a normal call-up. The calling station then says the word
BEADWINDOW followed by the number of the
EEFI the violator disclosed.
The only authorized reply to the BEADWINDOW
message is ROGER-OUT. This method allows the
reported unit to take immediate action to correct the
insecure practice. In this particular situation, if the call
sign of the net control is Control and the call sign of
the violator is USS Frances Scott Key, Controls report
The EEFI list should be posted in clear sight of the
operator at all nonsecure voice positions for quick
reference. You should remember that procedural
violations are not security violations; therefore, they
dont fall in the BEADWINDOW category.
IMPORTANCE OF RADIOTELEPHONE
Poor voice communications can create confusion,
reduce reliability and speed, and nullify security
precautions. Poor procedures can ultimately have an
adverse effect on the mission of a ship.
A commanding officer, regardless of the mission of
the ship, has only one real-time means of
communicating with his commander and other units of
a forceradiotelephone. Your ship maybe required to
guard (monitor) 10 or more voice circuits, each having a
specific purpose and specific procedures. Few of these
circuits are operated from communications spaces
except on small ships, such as submarines or destroyers.
On larger ships, the circuits are handled from the bridge
and the combat information center (CIC).
As an operator, you are responsible for providing
reliable transmitter and receiver services to these
remote operating positions. This entails establishing
communications on a net or circuit before making that
net or circuit available to the remote operators. If you do
not know the various nets that are guarded by your ship
and the purpose of these nets, the overall
communications of the ship can be degraded. This
could impede the progress of the entire operation.
Modern, high-speed naval operations make the
elimination of confused R/T operations an absolute
necessity. For example, a hunter-killer force searching
for an enemy submarine is not permitted the luxury of a
5- or 10-minute delay in executing a screening signal.
An unnecessary delay such as this could defeat the
purpose (speed) of the officer in tactical command
(OTC) when using R/T. A 1-minute delay by an aircraft
carrier pilot in executing a vectoring signal because he
did not understand the message could easily result in the
During shakedown operations, a submarine could
risk collision with its escort vessel during emergency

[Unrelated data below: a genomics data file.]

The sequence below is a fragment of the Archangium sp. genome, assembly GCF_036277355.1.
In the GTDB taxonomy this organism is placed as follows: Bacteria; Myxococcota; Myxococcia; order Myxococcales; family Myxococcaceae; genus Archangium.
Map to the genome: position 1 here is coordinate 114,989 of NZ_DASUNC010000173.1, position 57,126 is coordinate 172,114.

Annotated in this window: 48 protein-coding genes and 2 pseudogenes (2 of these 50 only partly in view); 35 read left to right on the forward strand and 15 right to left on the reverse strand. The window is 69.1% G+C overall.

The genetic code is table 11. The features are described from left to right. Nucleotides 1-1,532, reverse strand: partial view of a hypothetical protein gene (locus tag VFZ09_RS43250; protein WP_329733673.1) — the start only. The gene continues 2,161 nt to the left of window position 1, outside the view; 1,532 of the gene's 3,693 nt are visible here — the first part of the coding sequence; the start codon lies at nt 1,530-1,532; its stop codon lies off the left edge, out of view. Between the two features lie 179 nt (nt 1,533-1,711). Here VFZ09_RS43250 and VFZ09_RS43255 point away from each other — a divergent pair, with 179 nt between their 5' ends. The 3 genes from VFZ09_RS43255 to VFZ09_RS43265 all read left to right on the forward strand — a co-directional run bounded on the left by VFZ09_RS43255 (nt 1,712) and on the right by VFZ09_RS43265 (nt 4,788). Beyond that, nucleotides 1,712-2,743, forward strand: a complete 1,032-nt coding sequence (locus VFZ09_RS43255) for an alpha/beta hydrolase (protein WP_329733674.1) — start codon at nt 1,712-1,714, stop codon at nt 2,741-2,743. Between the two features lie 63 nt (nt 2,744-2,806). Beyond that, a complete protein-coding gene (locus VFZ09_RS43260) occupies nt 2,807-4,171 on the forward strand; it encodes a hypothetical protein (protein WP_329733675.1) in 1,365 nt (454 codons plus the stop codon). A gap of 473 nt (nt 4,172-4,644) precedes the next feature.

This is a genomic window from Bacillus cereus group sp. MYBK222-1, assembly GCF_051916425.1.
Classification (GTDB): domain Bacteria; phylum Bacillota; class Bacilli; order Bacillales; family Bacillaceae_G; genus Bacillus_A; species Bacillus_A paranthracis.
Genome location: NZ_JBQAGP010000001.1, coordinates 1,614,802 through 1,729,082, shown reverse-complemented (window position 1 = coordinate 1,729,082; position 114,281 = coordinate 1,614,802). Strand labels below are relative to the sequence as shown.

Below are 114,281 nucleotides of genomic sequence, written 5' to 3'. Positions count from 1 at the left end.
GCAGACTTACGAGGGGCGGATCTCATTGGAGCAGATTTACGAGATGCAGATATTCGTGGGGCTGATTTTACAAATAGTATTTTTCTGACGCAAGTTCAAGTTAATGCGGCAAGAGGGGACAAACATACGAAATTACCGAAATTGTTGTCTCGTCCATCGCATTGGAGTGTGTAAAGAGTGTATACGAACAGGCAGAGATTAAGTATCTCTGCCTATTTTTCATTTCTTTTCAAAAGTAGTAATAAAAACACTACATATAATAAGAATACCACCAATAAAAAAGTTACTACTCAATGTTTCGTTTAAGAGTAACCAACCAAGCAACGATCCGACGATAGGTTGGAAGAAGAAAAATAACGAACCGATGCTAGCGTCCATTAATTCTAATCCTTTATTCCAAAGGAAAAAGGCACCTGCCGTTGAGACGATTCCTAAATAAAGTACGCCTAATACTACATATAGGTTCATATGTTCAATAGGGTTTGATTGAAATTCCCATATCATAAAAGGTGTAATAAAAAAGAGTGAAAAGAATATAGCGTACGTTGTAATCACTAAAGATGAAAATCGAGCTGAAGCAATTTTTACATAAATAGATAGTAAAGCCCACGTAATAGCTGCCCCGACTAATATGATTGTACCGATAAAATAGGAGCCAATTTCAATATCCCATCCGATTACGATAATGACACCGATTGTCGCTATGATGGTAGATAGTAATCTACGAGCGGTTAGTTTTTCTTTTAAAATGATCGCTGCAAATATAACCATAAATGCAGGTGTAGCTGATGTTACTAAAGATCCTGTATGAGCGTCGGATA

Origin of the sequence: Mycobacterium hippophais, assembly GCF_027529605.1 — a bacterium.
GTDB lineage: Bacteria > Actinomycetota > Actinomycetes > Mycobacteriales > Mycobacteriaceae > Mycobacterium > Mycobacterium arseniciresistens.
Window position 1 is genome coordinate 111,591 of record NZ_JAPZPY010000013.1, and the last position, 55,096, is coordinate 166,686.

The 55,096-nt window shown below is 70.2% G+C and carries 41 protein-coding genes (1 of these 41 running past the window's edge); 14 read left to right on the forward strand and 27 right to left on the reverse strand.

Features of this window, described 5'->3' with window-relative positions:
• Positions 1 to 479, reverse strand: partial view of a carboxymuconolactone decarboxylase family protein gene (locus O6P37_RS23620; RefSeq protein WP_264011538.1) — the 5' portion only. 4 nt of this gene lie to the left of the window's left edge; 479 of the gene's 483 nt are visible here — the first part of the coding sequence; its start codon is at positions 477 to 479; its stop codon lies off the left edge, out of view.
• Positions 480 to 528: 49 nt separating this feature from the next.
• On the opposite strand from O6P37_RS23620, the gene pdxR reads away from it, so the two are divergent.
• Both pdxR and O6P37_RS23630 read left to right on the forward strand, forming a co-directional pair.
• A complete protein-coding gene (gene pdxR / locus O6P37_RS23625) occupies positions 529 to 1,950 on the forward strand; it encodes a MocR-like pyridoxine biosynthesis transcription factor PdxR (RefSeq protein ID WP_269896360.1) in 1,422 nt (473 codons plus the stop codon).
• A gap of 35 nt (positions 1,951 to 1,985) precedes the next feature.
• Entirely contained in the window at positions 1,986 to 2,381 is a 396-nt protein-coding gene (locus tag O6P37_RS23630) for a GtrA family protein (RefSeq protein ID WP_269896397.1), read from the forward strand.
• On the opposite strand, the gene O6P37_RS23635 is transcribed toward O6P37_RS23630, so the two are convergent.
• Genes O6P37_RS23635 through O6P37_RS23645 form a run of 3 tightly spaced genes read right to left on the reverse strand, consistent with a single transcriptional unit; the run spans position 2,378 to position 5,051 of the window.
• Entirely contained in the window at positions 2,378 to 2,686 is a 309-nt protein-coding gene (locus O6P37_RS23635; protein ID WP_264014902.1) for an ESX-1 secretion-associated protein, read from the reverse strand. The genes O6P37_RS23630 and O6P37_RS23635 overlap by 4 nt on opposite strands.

surfacing procedures if voice communications are not
When possible, you must use only standard
phraseology, authorized prowords, and brevity code
words. Standard procedures enhance reliability and
clarity. Moreover, variations from standard circuit
procedures provide an ideal situation for enemy
BASIC RADIOTELEPHONE MESSAGE
Radiotelephone uses a 16-line message format
(table 2-4) that is comparable to formats in teleprinter
communications. Radiotelephone messages also have
the same three military message forms: plaindress,
abbreviated plaindress, and codress.
By far, the most common message form in R/T
traffic is the abbreviated plaindress. In fact, the
abbreviated plaindress message is sometimes so
abbreviated that it closely resembles the basic message
format. The three major message parts-heading, text,
and endingare there, however. Each of these major
parts is reduced to components and elements.
All format lines do not necessarily appear in every
message. When a line is used, it must be placed in the
message in the order shown in table 2-4. An
abbreviated plaindress message may omit any or all of
the following: precedence, date, date-time group
(DTG), and/or group count. A codress message is one in
which the entire address is encrypted within the text.
The heading of a codress message contains only
information necessary to enable communications
personnel to handle it properly.
Notice that prowords, not prosigns, are used in
voice communications. Because prowords are spoken,
it is important that you, as the operator, be completely
familiar with them. Refer to table 2-2 for a list of many
of the commonly used prowords, their explanations,
and their equivalent prosigns. Throughout this chapter,
prowords are shown in all capital letters.